The quality of the environment we live in affects our wellbeing in several different ways. High levels of pollution negatively impact physical health. Lack of green spaces negatively affects mental health. Production depends on accessing natural resources and being able to emit pollution to natural sinks. Biodiversity contributes to technological progress (for example, biomining for new drugs; biomimicry in engineering). A natural, unpolluted environment also provides a variety of recreational opportunities and its existence is valued for its own sake by many people who may never visit an untouched habitat.
In this model, three aspects of the environment are considered: resources, pollution, and biodiversity. The level of resources is important for production, but does not directly impact on the environment aspect of wellbeing. However, the pollution level and the biodiversity level are both used as indicators for the environment aspect of wellbeing:
Resources are defined as goods provided by the natural environment that are valued for their use in production. In this model, two types of resources are recognised: stock resources and flow resources. A flow resource is always renewable and is generally difficult to store—sunlight being an excellent example. Use of a flow resource for production is constrained by the cost of extracting it and the rate of flow; and it is not affected by the level of use in the previous time period. For notational purposes it is still necessary to define the stock level of flow resource, and so (using the standard evolution equation) it is given as:
with δEQ,j=EQF = 1. The rate of flow is constant over time, so:
and this defines an upper bound on the amount of flow resource that can be extracted, given by:
A stock resource, such as fish or coal, may or may not be renewable, but is characterised by being able to be stored. We assume the stocks do not deteriorate or decline with storage. However, this stored resource may run out if it is used faster than it regenerates (in the case of a renewable resource) or within a finite time period (in the case of a non-renewable resource). The level of the stock resource is also given by the standard evolution equation:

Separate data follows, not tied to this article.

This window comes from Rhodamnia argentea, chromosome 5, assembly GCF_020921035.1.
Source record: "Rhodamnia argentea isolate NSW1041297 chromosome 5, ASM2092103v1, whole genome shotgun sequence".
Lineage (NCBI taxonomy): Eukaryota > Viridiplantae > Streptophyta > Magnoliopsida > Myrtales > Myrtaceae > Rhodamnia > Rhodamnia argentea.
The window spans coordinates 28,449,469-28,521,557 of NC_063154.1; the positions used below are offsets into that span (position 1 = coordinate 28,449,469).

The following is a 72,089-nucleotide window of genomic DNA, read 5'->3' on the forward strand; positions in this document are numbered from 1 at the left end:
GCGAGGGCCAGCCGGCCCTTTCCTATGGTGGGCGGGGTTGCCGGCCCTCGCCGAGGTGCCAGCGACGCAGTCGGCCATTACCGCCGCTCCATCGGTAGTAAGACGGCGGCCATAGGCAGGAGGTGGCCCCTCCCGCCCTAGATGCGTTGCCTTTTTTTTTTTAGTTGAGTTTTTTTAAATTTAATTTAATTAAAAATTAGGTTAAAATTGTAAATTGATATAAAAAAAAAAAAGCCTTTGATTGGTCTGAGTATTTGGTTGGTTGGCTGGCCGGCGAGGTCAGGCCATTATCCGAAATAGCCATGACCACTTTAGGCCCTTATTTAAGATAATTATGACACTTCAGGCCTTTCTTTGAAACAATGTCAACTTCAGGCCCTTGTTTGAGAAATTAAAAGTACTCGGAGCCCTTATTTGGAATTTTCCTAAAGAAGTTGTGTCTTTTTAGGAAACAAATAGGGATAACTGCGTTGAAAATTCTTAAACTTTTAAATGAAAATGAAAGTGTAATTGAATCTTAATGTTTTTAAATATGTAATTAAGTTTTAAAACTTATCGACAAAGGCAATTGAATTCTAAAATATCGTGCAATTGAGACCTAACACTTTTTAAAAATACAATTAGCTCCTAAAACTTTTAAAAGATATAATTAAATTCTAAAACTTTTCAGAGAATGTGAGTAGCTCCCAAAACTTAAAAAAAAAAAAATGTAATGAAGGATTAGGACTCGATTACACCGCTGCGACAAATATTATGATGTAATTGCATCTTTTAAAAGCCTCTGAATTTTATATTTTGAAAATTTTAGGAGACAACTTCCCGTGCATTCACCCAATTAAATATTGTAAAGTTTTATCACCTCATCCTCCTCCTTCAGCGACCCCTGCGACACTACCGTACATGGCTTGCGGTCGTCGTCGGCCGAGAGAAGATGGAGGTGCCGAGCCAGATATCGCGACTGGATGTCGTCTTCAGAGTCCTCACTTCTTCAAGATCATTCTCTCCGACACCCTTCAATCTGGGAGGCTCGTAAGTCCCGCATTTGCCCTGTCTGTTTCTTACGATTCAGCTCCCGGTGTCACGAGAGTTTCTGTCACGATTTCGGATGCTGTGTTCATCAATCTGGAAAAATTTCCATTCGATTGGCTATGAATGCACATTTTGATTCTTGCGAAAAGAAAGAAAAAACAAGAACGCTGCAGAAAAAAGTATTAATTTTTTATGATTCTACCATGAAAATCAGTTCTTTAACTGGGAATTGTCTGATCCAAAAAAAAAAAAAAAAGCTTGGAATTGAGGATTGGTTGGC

where δEQ,j=EQS = 0 for non-renewable stocks, and δEQ,j=EQS< 0 is the regeneration rate for renewable stocks. Note that this means renewable stocks grow exponentially without limit if they are not used, which is clearly unrealistic. However, we assume that the range of values that Kj=EQS,t take remain in a realistic range over the timeframe the model is run for.
The “investment” in the level of the stock resource is simply the reduction due to the extraction of the resource:
These equations define the resources as they are before human intervention. They must then be extracted (as described in the production section 3.1) for use in production where they become valuable for human wellbeing.
Pollution is emitted into the natural environment by production. The environment can absorb and neutralise some pollution, but pollution flows in excess of this level build up in the environment, damaging biodiversity and creating health risks. Most types of pollution form geographic concentrations, often in the area they are emitted, but sometimes elsewhere such as polluted streams emptying into a lake. A few forms of pollution do not become geographically concentrated, but have global impacts, such as carbon dioxide.
The total level of pollution experienced by a society is governed by the standard evolution equation: